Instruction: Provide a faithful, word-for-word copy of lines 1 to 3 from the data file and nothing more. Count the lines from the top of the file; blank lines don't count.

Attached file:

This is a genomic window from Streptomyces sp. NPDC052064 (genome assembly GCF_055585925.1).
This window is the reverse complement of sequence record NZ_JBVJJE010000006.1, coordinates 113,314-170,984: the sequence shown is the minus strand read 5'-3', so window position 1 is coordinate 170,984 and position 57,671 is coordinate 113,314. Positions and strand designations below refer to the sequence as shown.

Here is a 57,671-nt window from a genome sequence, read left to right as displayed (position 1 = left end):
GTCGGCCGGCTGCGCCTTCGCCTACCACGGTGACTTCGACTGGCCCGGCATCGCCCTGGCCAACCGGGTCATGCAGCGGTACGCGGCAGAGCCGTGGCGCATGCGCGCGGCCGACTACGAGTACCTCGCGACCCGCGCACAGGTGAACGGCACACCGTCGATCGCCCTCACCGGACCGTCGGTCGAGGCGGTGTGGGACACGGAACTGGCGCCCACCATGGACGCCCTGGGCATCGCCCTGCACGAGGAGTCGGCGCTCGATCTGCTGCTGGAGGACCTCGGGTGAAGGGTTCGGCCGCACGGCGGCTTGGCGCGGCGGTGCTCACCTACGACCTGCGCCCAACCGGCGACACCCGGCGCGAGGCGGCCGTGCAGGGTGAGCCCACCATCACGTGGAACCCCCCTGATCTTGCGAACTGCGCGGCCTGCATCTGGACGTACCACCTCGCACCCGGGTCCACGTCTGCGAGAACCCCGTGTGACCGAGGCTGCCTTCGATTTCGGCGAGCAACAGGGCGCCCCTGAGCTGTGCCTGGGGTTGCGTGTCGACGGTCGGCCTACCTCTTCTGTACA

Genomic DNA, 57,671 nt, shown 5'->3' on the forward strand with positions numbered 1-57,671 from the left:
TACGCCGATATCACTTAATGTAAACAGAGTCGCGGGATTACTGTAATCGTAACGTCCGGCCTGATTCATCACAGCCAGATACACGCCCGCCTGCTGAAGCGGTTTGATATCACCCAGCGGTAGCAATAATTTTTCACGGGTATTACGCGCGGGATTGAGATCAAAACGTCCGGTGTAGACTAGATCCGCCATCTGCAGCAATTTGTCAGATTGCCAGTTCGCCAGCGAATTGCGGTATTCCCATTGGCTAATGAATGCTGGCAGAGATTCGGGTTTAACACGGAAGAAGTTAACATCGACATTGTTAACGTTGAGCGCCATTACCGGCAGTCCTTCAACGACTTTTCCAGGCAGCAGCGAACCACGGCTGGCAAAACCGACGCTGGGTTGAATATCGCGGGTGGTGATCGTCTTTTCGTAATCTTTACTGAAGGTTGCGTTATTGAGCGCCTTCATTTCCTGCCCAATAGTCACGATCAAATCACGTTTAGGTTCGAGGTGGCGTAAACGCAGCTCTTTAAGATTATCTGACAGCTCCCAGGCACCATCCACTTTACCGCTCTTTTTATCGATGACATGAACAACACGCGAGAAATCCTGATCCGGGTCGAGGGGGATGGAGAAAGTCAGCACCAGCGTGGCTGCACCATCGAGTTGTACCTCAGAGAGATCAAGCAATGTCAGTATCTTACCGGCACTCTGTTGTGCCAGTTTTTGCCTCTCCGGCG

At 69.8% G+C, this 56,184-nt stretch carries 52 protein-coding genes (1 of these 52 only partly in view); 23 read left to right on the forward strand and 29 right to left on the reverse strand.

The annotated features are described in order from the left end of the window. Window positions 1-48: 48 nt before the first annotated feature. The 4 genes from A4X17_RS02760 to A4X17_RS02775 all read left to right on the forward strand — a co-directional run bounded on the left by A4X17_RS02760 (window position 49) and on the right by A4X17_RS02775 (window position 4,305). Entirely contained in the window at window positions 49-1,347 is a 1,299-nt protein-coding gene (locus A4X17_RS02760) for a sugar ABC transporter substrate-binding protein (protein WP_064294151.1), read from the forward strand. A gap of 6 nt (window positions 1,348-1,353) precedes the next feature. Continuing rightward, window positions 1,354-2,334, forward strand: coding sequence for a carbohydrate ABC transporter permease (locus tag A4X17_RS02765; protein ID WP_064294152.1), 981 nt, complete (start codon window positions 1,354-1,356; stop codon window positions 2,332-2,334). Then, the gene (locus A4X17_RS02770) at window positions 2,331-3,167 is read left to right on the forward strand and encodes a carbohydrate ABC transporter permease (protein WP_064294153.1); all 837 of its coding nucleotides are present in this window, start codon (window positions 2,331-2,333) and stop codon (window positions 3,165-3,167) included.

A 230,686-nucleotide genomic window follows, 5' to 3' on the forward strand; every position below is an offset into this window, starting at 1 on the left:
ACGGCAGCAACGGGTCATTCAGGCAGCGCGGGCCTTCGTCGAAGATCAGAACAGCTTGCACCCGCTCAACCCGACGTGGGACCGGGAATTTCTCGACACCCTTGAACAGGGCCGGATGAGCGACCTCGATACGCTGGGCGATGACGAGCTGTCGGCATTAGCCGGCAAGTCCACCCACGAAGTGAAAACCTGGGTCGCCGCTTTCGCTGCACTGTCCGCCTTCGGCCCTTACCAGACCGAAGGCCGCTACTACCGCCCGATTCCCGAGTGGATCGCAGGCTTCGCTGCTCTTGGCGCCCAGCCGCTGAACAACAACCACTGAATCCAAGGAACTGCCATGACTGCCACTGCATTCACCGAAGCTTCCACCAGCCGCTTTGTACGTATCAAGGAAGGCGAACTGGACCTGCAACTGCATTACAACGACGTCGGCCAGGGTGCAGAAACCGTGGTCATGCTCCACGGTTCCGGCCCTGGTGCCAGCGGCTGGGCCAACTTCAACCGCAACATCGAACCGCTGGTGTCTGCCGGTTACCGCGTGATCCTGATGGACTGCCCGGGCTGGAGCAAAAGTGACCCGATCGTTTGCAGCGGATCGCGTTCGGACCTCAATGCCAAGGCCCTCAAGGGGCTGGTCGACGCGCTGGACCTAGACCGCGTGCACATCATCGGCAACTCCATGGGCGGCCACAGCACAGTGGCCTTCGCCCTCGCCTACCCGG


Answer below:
This is a genomic window from Streptomyces sp. NPDC052064 (genome assembly GCF_055585925.1).
This window is the reverse complement of sequence record NZ_JBVJJE010000006.1, coordinates 113,314-170,984: the sequence shown is the minus strand read 5'-3', so window position 1 is coordinate 170,984 and position 57,671 is coordinate 113,314. Positions and strand designations below refer to the sequence as shown.

Here is a 57,671-nt window from a genome sequence, read left to right as displayed (position 1 = left end):